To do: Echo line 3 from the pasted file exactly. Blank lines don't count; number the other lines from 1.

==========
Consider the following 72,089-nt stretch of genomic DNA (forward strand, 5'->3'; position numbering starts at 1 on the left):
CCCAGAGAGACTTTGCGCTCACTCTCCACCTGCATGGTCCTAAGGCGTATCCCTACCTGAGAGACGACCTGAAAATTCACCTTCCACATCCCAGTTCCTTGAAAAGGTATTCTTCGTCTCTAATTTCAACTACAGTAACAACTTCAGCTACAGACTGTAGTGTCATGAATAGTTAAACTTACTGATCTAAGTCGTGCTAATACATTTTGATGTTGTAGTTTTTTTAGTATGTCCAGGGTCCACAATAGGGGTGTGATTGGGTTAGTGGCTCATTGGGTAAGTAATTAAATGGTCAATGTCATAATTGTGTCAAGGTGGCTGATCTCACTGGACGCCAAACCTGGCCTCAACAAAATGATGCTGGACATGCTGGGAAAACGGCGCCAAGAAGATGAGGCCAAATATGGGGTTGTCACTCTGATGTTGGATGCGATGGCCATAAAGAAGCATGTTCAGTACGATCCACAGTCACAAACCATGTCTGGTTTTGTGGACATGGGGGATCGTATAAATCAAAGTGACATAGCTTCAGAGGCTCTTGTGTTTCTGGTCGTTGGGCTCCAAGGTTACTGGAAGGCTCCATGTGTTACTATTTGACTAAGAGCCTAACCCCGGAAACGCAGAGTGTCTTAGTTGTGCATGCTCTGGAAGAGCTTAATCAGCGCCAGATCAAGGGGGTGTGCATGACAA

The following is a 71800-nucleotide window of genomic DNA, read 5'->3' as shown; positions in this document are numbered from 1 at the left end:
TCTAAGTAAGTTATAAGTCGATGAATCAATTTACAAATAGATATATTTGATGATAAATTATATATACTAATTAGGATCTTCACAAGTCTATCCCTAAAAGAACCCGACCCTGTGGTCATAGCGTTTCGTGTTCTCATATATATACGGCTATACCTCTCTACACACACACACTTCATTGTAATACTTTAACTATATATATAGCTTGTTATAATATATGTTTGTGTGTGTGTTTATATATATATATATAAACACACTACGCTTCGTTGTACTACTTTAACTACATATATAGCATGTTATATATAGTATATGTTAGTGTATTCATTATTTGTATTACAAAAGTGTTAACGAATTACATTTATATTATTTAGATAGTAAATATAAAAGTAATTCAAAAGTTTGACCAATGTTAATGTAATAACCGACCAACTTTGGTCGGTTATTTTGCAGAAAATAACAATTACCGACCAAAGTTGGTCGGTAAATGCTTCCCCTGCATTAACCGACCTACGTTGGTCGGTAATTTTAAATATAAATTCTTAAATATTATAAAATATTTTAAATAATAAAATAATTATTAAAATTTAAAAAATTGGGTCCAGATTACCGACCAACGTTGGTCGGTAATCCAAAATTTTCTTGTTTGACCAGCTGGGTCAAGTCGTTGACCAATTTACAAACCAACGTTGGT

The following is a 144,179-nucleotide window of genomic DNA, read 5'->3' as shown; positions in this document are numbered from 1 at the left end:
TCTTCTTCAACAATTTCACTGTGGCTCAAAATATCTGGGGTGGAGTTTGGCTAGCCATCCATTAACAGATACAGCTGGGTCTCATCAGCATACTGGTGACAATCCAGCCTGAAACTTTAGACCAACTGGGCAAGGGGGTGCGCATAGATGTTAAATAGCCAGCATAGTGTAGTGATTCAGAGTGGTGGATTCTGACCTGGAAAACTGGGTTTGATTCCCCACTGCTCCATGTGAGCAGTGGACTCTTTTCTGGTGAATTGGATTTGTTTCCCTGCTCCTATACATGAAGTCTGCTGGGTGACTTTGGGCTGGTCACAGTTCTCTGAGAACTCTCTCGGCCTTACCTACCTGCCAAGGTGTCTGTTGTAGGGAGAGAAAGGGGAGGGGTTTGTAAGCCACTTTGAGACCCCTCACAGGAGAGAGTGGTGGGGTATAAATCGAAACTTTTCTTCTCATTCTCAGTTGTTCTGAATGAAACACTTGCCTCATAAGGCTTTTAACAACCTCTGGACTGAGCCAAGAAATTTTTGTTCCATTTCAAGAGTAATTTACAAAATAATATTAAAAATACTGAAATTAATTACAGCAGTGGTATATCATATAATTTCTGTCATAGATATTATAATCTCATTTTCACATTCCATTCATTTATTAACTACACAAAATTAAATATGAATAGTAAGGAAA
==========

The following is a 71800-nucleotide window of genomic DNA, read 5'->3' as shown; positions in this document are numbered from 1 at the left end: